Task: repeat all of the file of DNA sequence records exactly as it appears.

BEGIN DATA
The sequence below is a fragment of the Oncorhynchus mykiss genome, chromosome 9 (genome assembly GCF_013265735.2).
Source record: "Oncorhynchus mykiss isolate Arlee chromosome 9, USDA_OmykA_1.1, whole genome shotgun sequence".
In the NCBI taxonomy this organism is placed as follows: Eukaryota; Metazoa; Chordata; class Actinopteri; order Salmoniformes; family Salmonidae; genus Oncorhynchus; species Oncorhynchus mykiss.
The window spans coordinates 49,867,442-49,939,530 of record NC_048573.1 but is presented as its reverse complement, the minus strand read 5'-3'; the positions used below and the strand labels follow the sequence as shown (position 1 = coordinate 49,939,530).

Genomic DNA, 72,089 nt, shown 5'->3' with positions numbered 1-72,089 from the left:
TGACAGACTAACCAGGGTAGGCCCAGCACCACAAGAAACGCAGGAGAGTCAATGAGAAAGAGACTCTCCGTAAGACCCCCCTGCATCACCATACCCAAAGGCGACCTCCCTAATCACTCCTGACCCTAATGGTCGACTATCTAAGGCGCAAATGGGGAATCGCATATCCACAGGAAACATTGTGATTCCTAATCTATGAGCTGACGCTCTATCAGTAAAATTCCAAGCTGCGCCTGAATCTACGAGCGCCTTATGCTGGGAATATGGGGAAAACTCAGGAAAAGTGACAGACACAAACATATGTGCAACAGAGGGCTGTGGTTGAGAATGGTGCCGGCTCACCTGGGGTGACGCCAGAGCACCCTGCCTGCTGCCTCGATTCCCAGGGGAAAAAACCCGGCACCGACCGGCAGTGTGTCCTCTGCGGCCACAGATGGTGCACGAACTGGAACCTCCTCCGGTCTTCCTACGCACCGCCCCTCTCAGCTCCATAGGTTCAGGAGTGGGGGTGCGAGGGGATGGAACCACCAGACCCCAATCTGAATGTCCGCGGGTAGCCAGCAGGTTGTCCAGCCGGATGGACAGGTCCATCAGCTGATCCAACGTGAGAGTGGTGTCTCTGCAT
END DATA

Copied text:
The sequence below is a fragment of the Oncorhynchus mykiss genome, chromosome 9 (genome assembly GCF_013265735.2).
Source record: "Oncorhynchus mykiss isolate Arlee chromosome 9, USDA_OmykA_1.1, whole genome shotgun sequence".
In the NCBI taxonomy this organism is placed as follows: Eukaryota; Metazoa; Chordata; class Actinopteri; order Salmoniformes; family Salmonidae; genus Oncorhynchus; species Oncorhynchus mykiss.
The window spans coordinates 49,867,442-49,939,530 of record NC_048573.1 but is presented as its reverse complement, the minus strand read 5'-3'; the positions used below and the strand labels follow the sequence as shown (position 1 = coordinate 49,939,530).

Genomic DNA, 72,089 nt, shown 5'->3' with positions numbered 1-72,089 from the left:
TGACAGACTAACCAGGGTAGGCCCAGCACCACAAGAAACGCAGGAGAGTCAATGAGAAAGAGACTCTCCGTAAGACCCCCCTGCATCACCATACCCAAAGGCGACCTCCCTAATCACTCCTGACCCTAATGGTCGACTATCTAAGGCGCAAATGGGGAATCGCATATCCACAGGAAACATTGTGATTCCTAATCTATGAGCTGACGCTCTATCAGTAAAATTCCAAGCTGCGCCTGAATCTACGAGCGCCTTATGCTGGGAATATGGGGAAAACTCAGGAAAAGTGACAGACACAAACATATGTGCAACAGAGGGCTGTGGTTGAGAATGGTGCCGGCTCACCTGGGGTGACGCCAGAGCACCCTGCCTGCTGCCTCGATTCCCAGGGGAAAAAACCCGGCACCGACCGGCAGTGTGTCCTCTGCGGCCACAGATGGTGCACGAACTGGAACCTCCTCCGGTCTTCCTACGCACCGCCCCTCTCAGCTCCATAGGTTCAGGAGTGGGGGTGCGAGGGGATGGAACCACCAGACCCCAATCTGAATGTCCGCGGGTAGCCAGCAGGTTGTCCAGCCGGATGGACAGGTCCATCAGCTGATCCAACGTGAGAGTGGTGTCTCTGCAT